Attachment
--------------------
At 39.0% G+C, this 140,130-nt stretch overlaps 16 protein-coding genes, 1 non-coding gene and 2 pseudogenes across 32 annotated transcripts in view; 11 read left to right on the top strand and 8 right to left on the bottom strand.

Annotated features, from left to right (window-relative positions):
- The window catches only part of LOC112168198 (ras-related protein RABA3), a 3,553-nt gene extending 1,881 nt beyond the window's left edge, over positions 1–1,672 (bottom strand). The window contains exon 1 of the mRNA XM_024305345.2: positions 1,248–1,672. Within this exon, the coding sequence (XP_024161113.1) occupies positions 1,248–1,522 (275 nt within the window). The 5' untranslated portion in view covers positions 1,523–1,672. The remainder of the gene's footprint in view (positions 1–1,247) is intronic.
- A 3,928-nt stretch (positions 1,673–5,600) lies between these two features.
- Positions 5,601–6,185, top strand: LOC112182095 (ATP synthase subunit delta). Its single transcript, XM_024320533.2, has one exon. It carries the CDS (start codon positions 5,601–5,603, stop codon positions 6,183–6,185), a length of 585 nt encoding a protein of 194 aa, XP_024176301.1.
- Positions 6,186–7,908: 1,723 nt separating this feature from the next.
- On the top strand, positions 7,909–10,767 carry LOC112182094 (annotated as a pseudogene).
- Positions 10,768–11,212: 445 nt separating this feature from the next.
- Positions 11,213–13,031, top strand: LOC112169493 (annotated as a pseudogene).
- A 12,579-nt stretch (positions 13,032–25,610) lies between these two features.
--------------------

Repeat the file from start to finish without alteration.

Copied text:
At 39.0% G+C, this 140,130-nt stretch overlaps 16 protein-coding genes, 1 non-coding gene and 2 pseudogenes across 32 annotated transcripts in view; 11 read left to right on the top strand and 8 right to left on the bottom strand.

Annotated features, from left to right (window-relative positions):
- The window catches only part of LOC112168198 (ras-related protein RABA3), a 3,553-nt gene extending 1,881 nt beyond the window's left edge, over positions 1–1,672 (bottom strand). The window contains exon 1 of the mRNA XM_024305345.2: positions 1,248–1,672. Within this exon, the coding sequence (XP_024161113.1) occupies positions 1,248–1,522 (275 nt within the window). The 5' untranslated portion in view covers positions 1,523–1,672. The remainder of the gene's footprint in view (positions 1–1,247) is intronic.
- A 3,928-nt stretch (positions 1,673–5,600) lies between these two features.
- Positions 5,601–6,185, top strand: LOC112182095 (ATP synthase subunit delta). Its single transcript, XM_024320533.2, has one exon. It carries the CDS (start codon positions 5,601–5,603, stop codon positions 6,183–6,185), a length of 585 nt encoding a protein of 194 aa, XP_024176301.1.
- Positions 6,186–7,908: 1,723 nt separating this feature from the next.
- On the top strand, positions 7,909–10,767 carry LOC112182094 (annotated as a pseudogene).
- Positions 10,768–11,212: 445 nt separating this feature from the next.
- Positions 11,213–13,031, top strand: LOC112169493 (annotated as a pseudogene).
- A 12,579-nt stretch (positions 13,032–25,610) lies between these two features.